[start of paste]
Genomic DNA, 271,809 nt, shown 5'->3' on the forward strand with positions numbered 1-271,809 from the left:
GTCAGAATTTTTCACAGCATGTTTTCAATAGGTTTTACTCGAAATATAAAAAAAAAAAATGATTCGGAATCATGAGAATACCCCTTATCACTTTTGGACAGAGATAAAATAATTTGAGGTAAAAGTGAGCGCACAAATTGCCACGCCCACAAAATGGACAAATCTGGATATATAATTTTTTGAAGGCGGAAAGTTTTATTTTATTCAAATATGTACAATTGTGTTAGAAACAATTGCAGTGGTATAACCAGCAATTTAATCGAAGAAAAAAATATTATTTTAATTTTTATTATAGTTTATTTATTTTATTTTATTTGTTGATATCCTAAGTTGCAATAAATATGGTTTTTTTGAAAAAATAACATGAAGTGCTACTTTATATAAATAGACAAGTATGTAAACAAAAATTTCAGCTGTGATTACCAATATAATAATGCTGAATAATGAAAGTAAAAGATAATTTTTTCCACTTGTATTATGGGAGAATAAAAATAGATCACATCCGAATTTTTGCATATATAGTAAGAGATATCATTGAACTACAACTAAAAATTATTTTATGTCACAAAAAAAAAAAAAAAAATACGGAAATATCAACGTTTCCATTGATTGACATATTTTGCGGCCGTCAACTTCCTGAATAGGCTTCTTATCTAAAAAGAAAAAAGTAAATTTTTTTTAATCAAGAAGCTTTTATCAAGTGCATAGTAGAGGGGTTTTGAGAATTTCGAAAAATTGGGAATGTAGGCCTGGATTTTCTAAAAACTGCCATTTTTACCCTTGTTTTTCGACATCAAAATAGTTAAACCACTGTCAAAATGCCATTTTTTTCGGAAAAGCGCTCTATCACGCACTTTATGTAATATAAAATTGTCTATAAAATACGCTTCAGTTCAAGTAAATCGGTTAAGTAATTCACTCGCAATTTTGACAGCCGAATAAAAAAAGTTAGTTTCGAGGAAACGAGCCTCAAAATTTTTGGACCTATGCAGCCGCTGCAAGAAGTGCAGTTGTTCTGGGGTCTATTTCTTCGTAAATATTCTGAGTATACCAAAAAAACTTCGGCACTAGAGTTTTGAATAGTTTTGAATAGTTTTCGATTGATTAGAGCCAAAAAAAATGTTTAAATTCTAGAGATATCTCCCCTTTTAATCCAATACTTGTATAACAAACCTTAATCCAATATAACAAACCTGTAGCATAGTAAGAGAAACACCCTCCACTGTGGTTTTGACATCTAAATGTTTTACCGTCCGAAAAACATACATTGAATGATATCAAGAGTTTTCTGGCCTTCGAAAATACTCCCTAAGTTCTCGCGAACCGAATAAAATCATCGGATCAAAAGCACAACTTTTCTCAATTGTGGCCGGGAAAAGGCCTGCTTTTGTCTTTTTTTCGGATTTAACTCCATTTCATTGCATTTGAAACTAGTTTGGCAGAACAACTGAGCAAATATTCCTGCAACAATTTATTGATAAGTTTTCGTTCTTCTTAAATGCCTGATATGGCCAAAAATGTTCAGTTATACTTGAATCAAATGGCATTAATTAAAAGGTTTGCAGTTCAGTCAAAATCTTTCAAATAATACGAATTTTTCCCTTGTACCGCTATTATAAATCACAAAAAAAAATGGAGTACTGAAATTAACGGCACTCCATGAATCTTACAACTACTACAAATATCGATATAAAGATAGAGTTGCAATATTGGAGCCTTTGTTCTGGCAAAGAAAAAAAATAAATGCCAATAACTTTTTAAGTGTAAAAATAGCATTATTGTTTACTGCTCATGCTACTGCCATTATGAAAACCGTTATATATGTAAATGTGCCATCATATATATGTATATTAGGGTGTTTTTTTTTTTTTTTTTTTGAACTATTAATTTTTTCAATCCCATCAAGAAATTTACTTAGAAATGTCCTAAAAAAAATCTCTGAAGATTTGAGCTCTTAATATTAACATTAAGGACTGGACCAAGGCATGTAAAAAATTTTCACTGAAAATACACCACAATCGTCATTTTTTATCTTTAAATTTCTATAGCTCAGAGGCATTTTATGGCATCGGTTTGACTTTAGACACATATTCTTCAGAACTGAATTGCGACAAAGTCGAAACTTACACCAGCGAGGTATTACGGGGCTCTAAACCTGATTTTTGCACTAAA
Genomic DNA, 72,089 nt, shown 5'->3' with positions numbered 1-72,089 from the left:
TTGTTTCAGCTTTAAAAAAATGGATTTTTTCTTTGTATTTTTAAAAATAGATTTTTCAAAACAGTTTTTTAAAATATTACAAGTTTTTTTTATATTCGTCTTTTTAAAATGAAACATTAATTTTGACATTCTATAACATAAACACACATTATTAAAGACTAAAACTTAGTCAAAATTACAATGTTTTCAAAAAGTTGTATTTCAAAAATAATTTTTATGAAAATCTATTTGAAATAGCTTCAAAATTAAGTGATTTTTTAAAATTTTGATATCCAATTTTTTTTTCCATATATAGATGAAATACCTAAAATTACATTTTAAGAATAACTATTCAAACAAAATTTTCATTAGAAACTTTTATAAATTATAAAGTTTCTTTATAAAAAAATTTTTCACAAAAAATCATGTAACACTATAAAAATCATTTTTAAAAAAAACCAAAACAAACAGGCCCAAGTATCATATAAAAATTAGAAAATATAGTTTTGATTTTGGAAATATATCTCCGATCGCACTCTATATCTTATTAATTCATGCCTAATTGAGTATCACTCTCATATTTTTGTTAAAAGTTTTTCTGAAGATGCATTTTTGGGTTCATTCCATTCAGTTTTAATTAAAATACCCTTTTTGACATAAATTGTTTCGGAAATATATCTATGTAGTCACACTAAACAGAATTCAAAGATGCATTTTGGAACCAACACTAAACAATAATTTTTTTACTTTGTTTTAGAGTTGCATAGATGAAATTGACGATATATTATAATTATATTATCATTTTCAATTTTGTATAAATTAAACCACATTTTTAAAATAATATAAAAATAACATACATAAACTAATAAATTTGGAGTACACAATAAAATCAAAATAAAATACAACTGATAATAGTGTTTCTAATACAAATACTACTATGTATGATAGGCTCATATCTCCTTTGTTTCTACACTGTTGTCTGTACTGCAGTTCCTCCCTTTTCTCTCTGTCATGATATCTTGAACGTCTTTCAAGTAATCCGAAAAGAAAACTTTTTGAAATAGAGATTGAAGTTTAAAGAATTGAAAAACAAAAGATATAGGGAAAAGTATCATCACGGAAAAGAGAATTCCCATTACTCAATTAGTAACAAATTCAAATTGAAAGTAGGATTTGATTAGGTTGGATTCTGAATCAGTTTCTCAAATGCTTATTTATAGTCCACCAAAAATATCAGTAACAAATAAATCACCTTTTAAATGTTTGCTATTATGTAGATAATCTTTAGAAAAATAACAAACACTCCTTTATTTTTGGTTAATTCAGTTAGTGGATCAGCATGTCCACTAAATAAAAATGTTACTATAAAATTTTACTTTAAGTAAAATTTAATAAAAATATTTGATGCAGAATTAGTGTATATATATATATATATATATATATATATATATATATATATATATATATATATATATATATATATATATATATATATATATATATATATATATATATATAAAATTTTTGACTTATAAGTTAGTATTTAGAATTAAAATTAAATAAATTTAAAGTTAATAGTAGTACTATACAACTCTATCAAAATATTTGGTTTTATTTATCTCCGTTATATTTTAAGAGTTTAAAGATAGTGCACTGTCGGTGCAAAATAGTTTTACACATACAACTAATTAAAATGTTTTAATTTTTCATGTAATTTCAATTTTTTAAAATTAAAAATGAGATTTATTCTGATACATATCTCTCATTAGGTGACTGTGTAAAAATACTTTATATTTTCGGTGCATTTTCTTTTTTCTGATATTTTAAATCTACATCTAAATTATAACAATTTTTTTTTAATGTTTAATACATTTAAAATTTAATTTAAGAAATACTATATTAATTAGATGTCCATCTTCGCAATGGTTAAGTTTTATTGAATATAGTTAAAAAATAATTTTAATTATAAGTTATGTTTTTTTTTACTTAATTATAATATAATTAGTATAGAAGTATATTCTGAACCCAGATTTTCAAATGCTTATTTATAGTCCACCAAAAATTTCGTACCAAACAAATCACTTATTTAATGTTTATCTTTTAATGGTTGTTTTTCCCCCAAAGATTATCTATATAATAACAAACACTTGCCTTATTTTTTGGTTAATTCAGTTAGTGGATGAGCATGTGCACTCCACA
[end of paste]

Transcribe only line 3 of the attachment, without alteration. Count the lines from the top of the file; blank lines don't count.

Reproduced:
Genomic DNA, 72,089 nt, shown 5'->3' with positions numbered 1-72,089 from the left: